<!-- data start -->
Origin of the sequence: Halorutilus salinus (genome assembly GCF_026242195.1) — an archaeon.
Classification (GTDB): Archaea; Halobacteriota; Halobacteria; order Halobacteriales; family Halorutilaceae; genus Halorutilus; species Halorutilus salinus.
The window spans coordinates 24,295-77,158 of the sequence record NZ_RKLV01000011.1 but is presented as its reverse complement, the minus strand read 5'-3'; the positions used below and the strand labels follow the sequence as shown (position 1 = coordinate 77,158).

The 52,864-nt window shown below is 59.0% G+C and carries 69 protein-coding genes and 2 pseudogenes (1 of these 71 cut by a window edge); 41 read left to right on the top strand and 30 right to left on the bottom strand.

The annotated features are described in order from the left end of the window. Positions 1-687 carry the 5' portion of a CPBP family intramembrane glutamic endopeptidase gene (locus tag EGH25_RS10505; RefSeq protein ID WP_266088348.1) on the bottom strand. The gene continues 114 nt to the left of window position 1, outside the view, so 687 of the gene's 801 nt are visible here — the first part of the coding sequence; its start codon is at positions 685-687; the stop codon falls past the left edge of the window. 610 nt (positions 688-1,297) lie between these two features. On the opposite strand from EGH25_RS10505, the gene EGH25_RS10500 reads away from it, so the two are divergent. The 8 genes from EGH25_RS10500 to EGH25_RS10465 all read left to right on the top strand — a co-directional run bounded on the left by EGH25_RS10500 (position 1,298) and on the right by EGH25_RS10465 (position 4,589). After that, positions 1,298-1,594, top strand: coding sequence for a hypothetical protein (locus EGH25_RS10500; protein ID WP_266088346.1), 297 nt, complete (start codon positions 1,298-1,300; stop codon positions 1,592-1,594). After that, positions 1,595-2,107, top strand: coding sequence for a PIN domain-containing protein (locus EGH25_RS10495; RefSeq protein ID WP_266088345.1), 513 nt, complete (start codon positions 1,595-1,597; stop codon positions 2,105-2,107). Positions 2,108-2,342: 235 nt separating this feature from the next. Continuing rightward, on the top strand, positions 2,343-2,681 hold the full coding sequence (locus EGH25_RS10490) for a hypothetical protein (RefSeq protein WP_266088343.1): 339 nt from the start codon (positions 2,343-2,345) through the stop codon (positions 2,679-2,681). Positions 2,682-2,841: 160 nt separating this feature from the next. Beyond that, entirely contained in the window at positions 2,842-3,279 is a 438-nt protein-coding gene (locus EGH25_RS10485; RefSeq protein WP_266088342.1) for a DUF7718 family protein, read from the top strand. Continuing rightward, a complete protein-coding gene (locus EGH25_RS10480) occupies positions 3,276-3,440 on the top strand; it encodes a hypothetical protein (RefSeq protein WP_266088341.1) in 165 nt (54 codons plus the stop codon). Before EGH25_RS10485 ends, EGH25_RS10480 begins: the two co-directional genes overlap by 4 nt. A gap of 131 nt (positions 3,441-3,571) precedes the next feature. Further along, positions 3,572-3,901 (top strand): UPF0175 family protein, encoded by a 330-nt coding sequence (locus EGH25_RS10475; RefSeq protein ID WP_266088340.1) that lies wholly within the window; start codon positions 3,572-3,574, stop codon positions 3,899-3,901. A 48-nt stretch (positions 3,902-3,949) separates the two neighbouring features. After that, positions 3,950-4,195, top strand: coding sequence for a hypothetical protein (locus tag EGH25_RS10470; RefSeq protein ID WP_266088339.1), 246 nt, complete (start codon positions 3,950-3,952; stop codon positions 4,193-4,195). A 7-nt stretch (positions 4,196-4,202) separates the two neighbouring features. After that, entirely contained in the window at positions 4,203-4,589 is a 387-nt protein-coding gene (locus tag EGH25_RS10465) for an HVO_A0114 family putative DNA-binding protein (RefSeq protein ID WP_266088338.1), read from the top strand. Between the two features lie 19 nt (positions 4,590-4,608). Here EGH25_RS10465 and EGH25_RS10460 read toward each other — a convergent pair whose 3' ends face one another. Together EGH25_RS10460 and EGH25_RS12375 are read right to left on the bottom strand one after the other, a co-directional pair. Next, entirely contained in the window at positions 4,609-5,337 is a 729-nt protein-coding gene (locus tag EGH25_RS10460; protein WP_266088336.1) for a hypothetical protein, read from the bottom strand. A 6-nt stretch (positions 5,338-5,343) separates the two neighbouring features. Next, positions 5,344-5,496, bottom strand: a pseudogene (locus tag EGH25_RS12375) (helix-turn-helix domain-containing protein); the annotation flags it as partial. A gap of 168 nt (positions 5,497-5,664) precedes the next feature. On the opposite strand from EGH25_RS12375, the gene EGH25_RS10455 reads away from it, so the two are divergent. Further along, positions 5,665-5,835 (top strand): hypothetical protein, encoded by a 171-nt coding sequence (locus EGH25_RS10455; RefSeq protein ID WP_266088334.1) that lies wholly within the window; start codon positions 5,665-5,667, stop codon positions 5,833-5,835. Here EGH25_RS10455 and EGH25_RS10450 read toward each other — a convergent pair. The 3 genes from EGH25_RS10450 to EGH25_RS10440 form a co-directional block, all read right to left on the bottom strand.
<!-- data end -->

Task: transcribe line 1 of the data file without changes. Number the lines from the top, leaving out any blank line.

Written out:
Origin of the sequence: Halorutilus salinus (genome assembly GCF_026242195.1) — an archaeon.